The Evil Veil

I still think it would be positively wonderful to see a Drag Queen play a super villain. Like, Maleficent in the Disney film instead of Angelina Jolie. Jolie's a wonderful actress; she's proven herself in these dark, vixen-esque roles time and time again, but it would just mean so much more to me if it were an acclaimed drag queen. It would mean equality, in a sense.

To play the villain in a piece is such a coveted role. (Just consider Bette Davis for a minute.) But what is tied up with the villain in the plot is that the villain must be relatable in order to create optimal tension. This is why villains are often distorted mirror images of the protagonist, which the audience is already apt to relate to. When the hero is a white heterosexual male, the villain is also a white heterosexual male. When the heroine is a woman with superpowers, the villainess is a woman with superpowers too. This is all perhaps to avoid statements on superiority in gender, class, race, etc., when one classification triumphs over the other, but in this the "Good Triumphs Over Evil" value is lost. You can be African-American and evil. You can be both a drag queen and morally corrupt. People are multi-faceted as such this way. But the denial of this in popular culture is so incredibly stifling to me, and I find that when a person breaks through this wall, it is a success, not a downfall.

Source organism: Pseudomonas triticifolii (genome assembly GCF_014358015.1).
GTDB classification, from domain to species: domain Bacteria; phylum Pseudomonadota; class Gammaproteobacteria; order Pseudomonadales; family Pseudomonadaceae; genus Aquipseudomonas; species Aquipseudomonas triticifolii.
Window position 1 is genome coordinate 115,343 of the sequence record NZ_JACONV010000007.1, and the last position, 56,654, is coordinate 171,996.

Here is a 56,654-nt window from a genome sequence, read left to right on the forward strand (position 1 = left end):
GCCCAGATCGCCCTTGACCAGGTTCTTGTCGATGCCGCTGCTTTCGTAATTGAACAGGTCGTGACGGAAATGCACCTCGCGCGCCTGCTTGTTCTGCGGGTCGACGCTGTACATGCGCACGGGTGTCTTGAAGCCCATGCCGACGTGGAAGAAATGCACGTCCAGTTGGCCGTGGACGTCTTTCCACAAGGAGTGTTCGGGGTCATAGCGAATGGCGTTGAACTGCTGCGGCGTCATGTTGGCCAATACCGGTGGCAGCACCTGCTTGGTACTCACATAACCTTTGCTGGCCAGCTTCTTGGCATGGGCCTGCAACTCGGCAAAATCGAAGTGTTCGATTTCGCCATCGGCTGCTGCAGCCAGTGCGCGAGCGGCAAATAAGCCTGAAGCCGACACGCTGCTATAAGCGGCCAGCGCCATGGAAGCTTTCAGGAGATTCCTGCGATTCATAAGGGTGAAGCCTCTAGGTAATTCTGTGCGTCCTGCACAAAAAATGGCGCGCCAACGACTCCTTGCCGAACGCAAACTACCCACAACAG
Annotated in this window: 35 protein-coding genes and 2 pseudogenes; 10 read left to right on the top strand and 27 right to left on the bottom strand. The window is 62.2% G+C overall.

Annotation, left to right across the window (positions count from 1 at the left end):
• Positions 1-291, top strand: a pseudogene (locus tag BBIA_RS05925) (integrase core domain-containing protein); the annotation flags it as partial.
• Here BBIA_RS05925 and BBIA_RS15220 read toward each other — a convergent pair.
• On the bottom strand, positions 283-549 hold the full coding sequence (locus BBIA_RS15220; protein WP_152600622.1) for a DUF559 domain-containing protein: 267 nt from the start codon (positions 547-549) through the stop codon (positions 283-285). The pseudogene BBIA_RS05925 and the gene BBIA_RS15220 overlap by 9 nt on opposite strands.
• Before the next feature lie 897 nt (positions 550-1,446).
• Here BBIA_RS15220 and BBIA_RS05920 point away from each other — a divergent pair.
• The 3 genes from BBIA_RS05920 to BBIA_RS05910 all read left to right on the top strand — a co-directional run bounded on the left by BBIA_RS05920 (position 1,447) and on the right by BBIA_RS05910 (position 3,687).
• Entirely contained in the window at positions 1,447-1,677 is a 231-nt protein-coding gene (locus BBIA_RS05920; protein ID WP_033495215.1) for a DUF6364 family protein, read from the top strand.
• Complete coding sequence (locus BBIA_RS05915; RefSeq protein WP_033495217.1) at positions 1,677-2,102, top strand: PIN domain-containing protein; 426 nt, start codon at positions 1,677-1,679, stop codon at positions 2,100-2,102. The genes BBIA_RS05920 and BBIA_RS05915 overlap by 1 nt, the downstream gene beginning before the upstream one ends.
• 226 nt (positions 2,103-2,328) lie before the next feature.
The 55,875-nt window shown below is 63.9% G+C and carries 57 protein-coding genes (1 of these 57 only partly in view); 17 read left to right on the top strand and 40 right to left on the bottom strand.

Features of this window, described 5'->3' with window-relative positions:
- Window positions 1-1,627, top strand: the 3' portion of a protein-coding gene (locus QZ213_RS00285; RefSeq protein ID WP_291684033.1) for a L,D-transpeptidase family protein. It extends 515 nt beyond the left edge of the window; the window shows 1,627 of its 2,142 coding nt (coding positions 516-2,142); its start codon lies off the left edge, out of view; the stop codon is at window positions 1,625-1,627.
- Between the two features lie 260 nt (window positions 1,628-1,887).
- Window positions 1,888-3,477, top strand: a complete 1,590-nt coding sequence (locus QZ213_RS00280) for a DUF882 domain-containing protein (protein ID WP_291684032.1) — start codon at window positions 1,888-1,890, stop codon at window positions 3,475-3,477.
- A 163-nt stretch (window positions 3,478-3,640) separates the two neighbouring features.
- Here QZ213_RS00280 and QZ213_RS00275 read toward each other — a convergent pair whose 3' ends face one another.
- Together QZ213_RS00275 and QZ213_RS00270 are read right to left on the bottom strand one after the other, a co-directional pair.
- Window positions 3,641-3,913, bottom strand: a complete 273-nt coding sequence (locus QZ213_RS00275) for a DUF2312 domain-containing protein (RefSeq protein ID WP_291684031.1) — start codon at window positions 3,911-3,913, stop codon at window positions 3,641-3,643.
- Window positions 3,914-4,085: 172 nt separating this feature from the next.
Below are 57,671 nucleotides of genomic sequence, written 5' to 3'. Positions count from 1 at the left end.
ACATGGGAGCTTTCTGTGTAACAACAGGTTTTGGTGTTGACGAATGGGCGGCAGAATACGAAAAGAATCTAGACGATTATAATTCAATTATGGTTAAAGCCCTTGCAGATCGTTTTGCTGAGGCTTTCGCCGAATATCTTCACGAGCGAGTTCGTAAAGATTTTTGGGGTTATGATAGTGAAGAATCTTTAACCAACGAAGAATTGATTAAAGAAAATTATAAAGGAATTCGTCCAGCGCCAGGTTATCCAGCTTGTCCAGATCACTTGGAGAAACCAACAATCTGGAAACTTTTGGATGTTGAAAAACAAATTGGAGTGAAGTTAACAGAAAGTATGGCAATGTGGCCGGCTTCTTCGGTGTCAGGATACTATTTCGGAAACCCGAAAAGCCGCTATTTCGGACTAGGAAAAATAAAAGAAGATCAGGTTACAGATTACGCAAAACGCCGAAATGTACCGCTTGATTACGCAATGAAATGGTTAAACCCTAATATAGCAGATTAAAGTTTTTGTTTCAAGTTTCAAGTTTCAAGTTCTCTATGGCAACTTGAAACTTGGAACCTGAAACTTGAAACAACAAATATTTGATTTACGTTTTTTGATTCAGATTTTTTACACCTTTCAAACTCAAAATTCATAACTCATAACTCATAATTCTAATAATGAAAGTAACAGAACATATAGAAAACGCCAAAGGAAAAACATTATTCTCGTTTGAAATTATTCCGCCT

What sparked this concern is that last night I was watching a clip of Jessye Norman singing Mon coeur s'ouvre à ta voix from Samson et Dalila. She is the enemy in the piece, as her love isn't a pure love for Samson—she's just going to sell him down the river later. But as villainess, she is so powerful that it is arresting; her facial expressions, which are nothing like the beauty of her voice, are so perfect for this role that it slays me. 

I suppose what I'm trying to say is that a woman as a being can be multi-faceted too; Shirley Varrett played the same role and it is clear that her primary mode of power is her sexuality. (It's totally fair; no question that Delilah seduced Samson.) But it is possible to be a woman and be unafraid of being unattractive. These are the roles in cinema and the characters in novels that are so much richer. 

To portray the villain in popular culture is a most coveted thing because equality must be implied first, or else society would be in an uproar. Imagine a film now where the villain is truly evil and a homosexual—wouldn't that just have you poising your pen to write GLAAD and HRC? It’s impossible. To create true tension, the audience member must be able to relate to the villain, and since the audience member has for so long merely been considered a white heterosexual male…well, soap box soap box. I would be very happy to see the day where a renowned Drag Queen would be playing the role of Maleficent instead of Angelina Jolie in a Disney film. To have a film like this, shot, cut, put on the shelves tomorrow—or even next year—it would be received as not family friendly. But someday. Someday, equality, in the form of a arch-nemesis who shaves her stubble before putting on her foundation, who leaves lipstick marks on her cup of coffee before causing mass peril over the town.